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Δευτέρα, 22 Απριλίου, 2024
ΑρχικήEnglish EditionGenerative AI in fabric making- a new tool for design?

Generative AI in fabric making- a new tool for design?


By Erika Koutroumpa,

In the past few years, Artificial Intelligence has proved to be a burgeoning industry, getting more and more entangled with daily life. Various tasks can now be automated with a click of a button, like writing an assignment or finding the best plane ticket offer, and now it can even generate prints and fabric patterns. How will this influence the fashion industry and can it compete with man-made designs? 

An online pattern-making tool that has been gaining popularity among the media is Fabric Genie, powered by UK-based textile business, The Millshop Online. The user enters their preferences, such as the background color, the theme and the elements to be featured and within 5 minutes 4 variations of the design requested are presented. The pattern can then be printed onto either cotton or linen fabric to be used in upholstery or curtains.  

The use of artificial intelligence in textiles is nothing new, as it started being implemented at the beginning of the 21st century for fabric inspection and article manufacturing. Nowadays, the priority in garment manufacturing is placed on computer-integrated manufacturing among other things, since AI can transform large amounts of qualitative data and spot trends and patterns. Using this type of company can prove to be a boon for designers, cutting down working times in the creative process or research phase. Now by using expert system shells- programs designed by specialists in computer science, to allow the user to focus on the development of the knowledge base alone without concerning themselves with the program development- the use of AI has been made easier for experts outside the area of computer science. According to AI consultant Danny Richman, who was responsible for the fruition of the project, the algorithm used in Fabric Genie was AI-generated, showing the revolution that AI has commenced in the coding sector- anyone with an idea can create their software relatively easily, with no prior coding experience needed. 

Image source: aradbranding.com

Despite the revolution that it is bringing to the sector, there are still several issues with AI-generated fabrics. As has been mentioned before, these fabric patterns that are created are, but an algorithmic average of previously existing ones found in the machine’s database, which cannot be altered much like with other generative applications of this technology. Additionally, there are doubts about whether algorithm creations can be considered of artistic value, especially compared to man-made design. Furthermore, AI-made textile designs so far are printed onto pre-existing material, much like printing an image on a blank paper sheet. They do not possess the same material quality as man-made designs, which are woven into the fabric. Hence, there are significant price differences between the quality man-made and inexpensive AI-generated fabric.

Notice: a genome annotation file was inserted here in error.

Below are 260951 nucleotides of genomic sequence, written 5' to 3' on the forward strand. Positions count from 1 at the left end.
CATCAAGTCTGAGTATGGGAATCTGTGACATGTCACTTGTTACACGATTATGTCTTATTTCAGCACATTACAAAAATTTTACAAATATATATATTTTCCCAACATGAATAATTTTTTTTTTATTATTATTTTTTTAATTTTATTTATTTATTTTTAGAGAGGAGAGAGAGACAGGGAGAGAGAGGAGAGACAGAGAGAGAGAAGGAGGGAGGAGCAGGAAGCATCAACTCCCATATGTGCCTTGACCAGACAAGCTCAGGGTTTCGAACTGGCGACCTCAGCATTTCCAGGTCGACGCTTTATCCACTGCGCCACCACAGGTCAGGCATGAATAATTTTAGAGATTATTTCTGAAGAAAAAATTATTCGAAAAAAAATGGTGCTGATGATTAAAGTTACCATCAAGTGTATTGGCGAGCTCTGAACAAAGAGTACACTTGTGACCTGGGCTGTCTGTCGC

Another question that may arise is who owns the AI-generated designs. In the case of FabricGenie, it is explicitly stated in the website’s FAQs that while users can take advantage of the design for commercial use, they do not own the copyright behind the image. However, more generally speaking textiles present challenges to copyright law and fashion companies complain of system abuses. Pattern designs often are made up of redundant patterns consisting of finite elements and shapes so it is not as evident as in other media, whether there is infringement or not. Under current English law, there is no copyright infringement regarding AI-made designs based on existing human-made ones, if you have requested something “in the style of”. Another question is whether the databases of these generative AI machines are being used lawfully, and more importantly, if copyright can be claimed behind these images/designs. According to a Washington D.C. court verdict earlier this year, generative AI art cannot receive copyright, unless there is displayable human input. The legal framework for this kind of technology has just started being formed, and this poses an extra challenge to the tricky nature of fabric pattern copyright.  

To conclude, generative AI is a tool that only recently has fallen into the hands of consumers and artists alike, opening new doors to creativity and design. However, legitimate questions are being posed, both regarding the artistic quality of the design as well as the legal side- whether these designs can be used in marketable objects, if they can be protected by copyright, and even if the use of these algorithms can be considered as copyright infringement.  


References
  • “Artificial intelligence and its applications in textiles”, S.S Doke and N Shanmugam, Asian Textile Journal, Volume 11, No 7, July 2002 
  • “AI-designed fabric is here”, Fred Nicolaus, 12 July 2023, Business of Home. Available here
  • “Textile design copyright Remain Tricky After High Court Ruling”, Kyle Jahner, 28 February 2022, Bloomberg Law. Available here

 

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Erika Koutroumpa
Erika Koutroumpa
She hails from Athens and is a second-year dentistry student at European University Cyprus. Despite studying for a medical subspecialty, her interests include law, economics and politics. During her high school years, she participated in model United Nations conferences, something which contributed to her love of writing and communication of ideas. She likes reading, music and Art.